Glasgow council ‘considering converting six golf courses into forests’

Tania Longmire
By Tania Longmire September 25, 2019 12:11

Glasgow City Council is considering reforesting golf courses in a bid to plant more trees and make the city greener.

As we reported in July, the council has said it is seeking views on the city’s six golf courses ‘due to low usage and a substantial annual deficit’, raising fears that they might close down.

Earlier this month, one of the six ‘temporarily’ closed due to a lack of staff.

According to The Scotsman, a group of councillors has called for the courses to be turned into forests, wetlands or allotments if they shut.

About 17 per cent of Glasgow is currently trees and authorities want to see more, with planting planned at the former King’s Park Golf Club.

In a document under consideration, the council’s climate emergency working group said: “Depending on the outcome of the current public consultation into the future of Glasgow’s public golf courses, it may be that some of these underutilised sites are also repurposed for food growing, tree planting or as a carbon sink.”

Martha Wardrop, the working group’s chairwoman, stressed that even if the courses stayed open there was a lot that could be done to make the greens greener.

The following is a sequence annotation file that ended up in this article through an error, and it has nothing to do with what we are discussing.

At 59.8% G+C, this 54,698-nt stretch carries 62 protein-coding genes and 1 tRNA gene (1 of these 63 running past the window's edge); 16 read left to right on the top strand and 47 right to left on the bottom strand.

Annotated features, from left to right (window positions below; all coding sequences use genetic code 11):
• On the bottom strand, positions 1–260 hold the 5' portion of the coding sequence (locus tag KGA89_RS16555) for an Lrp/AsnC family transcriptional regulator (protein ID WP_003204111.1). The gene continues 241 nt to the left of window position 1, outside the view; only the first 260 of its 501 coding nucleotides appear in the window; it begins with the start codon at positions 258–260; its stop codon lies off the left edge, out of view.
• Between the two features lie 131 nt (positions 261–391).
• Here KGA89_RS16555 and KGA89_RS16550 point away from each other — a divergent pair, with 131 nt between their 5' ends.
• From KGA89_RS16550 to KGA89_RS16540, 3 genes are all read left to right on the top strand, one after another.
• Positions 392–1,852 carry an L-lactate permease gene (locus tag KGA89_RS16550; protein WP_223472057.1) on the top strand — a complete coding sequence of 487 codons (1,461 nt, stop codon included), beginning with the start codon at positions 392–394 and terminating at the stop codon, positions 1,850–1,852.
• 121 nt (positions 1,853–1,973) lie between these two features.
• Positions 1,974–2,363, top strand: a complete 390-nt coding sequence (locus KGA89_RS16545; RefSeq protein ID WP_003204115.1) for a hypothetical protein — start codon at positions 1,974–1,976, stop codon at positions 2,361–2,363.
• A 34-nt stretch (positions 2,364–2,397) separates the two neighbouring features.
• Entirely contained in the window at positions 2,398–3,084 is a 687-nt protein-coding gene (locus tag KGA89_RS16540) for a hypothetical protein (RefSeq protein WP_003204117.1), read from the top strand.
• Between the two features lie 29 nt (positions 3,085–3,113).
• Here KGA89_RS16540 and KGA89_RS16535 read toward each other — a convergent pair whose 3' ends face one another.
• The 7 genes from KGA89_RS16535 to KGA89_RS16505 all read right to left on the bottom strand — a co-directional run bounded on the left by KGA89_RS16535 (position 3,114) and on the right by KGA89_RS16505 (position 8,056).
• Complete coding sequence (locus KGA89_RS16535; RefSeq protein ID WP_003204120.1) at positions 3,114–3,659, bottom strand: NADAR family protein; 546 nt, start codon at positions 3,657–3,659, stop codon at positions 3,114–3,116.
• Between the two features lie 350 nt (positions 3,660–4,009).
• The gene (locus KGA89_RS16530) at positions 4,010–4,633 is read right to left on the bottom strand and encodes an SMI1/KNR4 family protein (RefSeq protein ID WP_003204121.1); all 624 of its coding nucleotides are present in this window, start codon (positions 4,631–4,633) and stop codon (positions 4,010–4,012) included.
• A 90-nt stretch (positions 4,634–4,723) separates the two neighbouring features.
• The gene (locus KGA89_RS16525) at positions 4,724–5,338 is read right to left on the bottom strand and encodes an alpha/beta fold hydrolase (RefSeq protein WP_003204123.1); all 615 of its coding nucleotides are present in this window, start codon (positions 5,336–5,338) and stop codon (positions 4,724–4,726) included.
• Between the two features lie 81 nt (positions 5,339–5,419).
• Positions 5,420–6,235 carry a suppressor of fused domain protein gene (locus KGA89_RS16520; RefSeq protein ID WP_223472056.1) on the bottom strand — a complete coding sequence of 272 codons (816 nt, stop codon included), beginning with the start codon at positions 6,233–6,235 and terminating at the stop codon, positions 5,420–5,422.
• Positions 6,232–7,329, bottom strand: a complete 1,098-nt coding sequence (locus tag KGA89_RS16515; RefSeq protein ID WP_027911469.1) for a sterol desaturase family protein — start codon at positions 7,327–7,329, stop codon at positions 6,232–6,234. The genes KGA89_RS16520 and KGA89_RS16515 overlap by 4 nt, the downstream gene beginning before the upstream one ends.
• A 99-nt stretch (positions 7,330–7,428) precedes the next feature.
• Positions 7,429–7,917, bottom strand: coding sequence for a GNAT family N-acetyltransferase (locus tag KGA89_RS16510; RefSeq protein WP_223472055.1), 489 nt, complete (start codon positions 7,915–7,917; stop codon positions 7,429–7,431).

Councillor Anna Richardson, who leads on climate issues for the council, said: “Increasing our tree planting programme is an area where we believe quick progress can be made.

“But there is already a substantial amount of tree planting going on in the city that contributes to Glasgow’s positive record on carbon reduction.

“Last year, the council was involved in planting 7,000 trees as part of various initiatives in existing woodland, parks and play areas.

“Extensive tree planting is now also an intrinsic part of new housing developments in the city as developers seek to create the kind of environments that appeal to incoming householders.

“We are also targeting vacant and derelict land as places where planting can take place, especially where there is little prospect of development in the short or medium term.”

Just outside Glasgow, an old club at Fernbrae, near Castlemilk, has been transformed into a new urban park, complete with new woods and a natural wetland that serves as a crucial flood defence, adds the paper.

 

Tania Longmire
By Tania Longmire September 25, 2019 12:11
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9 Comments

  1. Ryan September 19, 14:41

    Would it not be better for the council to try working with schools to encourage kids to take the game up as well as providing some funding to struggling clubs to help rather than close these down?

    Reply to this comment
    • Jason September 19, 16:31

      Spot on Ryan – The municipal courses give access to golf for everyone regardless of status, they should remain as they are.

      Reply to this comment
  2. Adrian September 19, 15:05